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If you are going to (re)install Ubuntu and AntiX, then you don't need to fix anything. The installers will sort it all out, including Windows, so just run the installs (I suggest installing AntiX last coz it has a great default GRUB menu pre-configured) and when you reboot, it'll magically be fixed.

That said, for edicational purppses, if I were you and had the time, I'd still try to repair it as a learning exercise. It will better your understanding of the system, not just Linux (I learned of a firmware bug in Dell Inspiron 3k-series this way, for example). Anyway, there's my 2cents.
well I again installed ubuntu with creating new partitions as below:


Looks like everythin is perfect. After installation, it still opens with that screen and non of the options arrive anywhere:

:(
Any idea?
 

Fanboi

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Okay, I see multiple problems here. Aside from your BIOS nvRAM having "stale entries, your SSD has no visible boot partition. There's 600MB unallocated which I assume was meant to be just that. Here's a quick tutorial...

Phase 1
First thing we need to do is boot using the AntiX liveUSB...
***Backup any data you have on this drive***
***Be careful if this is not the latest image of your drive***

Phase 2
Now, we're gonna wipe the redundant options and restore your BIOS boot defaults...
Code:
// Install boot manager
# apt-get install efibootmgr
# efibootmgr

// The above will list your entries. I'm going by the boot menu screen photo, so adjust where needed...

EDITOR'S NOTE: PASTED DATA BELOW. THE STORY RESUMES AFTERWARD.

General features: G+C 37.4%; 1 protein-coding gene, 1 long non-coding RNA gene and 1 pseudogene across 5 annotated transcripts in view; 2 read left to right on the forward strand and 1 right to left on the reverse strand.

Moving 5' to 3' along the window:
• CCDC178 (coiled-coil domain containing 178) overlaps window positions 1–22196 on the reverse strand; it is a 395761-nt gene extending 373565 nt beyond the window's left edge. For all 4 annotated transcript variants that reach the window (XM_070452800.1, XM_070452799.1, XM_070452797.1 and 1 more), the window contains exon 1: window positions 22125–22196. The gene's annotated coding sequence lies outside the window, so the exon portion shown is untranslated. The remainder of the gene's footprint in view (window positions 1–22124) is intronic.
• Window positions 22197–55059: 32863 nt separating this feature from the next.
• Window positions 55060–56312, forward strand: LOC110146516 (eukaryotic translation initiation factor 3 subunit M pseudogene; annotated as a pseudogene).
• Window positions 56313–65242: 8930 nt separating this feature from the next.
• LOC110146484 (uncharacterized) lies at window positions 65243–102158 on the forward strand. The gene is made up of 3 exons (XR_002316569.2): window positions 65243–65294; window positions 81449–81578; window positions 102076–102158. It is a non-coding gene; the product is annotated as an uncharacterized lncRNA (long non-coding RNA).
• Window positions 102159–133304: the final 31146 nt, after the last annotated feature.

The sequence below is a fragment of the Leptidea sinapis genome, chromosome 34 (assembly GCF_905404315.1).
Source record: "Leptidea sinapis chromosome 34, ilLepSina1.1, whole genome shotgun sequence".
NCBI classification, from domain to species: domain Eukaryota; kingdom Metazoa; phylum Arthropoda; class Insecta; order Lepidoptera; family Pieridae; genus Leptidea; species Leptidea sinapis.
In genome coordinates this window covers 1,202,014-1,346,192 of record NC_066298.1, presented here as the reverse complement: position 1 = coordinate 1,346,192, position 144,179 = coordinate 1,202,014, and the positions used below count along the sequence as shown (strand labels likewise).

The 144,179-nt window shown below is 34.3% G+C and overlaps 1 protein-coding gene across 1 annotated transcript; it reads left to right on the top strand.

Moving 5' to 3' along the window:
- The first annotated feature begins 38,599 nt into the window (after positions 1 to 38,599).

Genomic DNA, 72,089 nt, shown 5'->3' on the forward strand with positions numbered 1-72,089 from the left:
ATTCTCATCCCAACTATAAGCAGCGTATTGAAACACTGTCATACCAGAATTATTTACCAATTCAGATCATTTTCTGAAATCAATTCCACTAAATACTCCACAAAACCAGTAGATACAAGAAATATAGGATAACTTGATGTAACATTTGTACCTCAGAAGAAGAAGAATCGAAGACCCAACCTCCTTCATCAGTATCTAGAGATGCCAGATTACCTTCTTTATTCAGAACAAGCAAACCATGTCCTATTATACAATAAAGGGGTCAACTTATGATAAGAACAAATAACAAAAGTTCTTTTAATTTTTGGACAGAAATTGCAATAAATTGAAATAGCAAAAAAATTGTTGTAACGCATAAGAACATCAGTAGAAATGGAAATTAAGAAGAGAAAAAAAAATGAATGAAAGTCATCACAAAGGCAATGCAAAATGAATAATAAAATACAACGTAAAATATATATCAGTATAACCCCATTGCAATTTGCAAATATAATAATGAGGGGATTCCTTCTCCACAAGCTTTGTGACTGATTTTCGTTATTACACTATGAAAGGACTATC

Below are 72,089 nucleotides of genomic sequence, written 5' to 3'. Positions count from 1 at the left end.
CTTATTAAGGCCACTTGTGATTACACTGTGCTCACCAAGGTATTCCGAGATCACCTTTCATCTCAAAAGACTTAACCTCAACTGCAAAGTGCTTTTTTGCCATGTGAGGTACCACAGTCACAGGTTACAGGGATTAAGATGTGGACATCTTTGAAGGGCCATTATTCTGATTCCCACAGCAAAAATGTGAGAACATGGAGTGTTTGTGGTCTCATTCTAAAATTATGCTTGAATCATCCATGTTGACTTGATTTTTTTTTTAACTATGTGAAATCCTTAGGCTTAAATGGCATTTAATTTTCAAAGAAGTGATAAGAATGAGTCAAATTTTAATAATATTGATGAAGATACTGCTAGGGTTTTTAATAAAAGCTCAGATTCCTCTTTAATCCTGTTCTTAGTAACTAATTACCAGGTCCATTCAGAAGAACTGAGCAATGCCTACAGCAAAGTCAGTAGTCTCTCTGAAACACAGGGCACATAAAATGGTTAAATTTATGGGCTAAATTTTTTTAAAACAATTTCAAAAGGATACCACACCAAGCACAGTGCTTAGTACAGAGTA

// Note the numbers "Boot0001    Something" etc. will be written as "0x0001" etc.
# efibootmgr --delete-bootnum -b 0x0001
# efibootmgr --delete-bootnum -b 0x0002
# efibootmgr --delete-bootnum -b 0x0003
# efibootmgr --delete-bootorder

Phase 3
I'm not too sure about this last image you posted. I see no signs of anything installed. So I'm assuming you're waiting. Fire up Gparted (still in AntiX live). I'm attaching you image with indicators.
6SNN8SL-mod.png

- Delete the partitions marked in red
- Now create 2 partitions of 45GB each: 1 is for AntiX, 1 is for Ubuntu. I will call these nvme-antix and nvme-ubuntu respectively.
- Now you can optionally create an 8GB swap partition (you shouldn't need it and it will shorten your SSD's life, but it's a safety net). nvme-swap.
- Now allocate the remaining partition: You will use this as your /home/ partition. You'll be sharing this with both distros. You can use a different username for either distro (example: utku-antix, utku-ubuntu) to prevent conflict of config files. nvme-home
- Optionally format the area in green FAT32 (the installer will do it. nvme-boot.

Phase 4 - Ubuntu
- Boot up in Ubuntu, do the install, select "manual partition"
- Now select nvme-ubuntu and choose to "use as ext4 filesystem" and "select mountpoint" as "/"
- Now select nvme-home and use as ext4 and set mountpoint to "/home"
- Optionally seyup swap
- Select nvme-boot and "use as EFI"
- Okay, done and confirm.
- Create your user account for Ubuntu
- Reboot and check that it works. If so, proceed. If not, fire up Antix LiveUSB and use its grub loader to boot into Ubuntu. Confirm it is installed right. It does not need to be bootable coz you're installing AntiX anyway.

Phase 5 - AntiX
- Boot up in AntiX, do install with manual partition
- Use nvme-antix as ext4 and set the mountpoint as /
- Use nvme-home as ext4 and set mountpoint as /home/. Select not to format this partition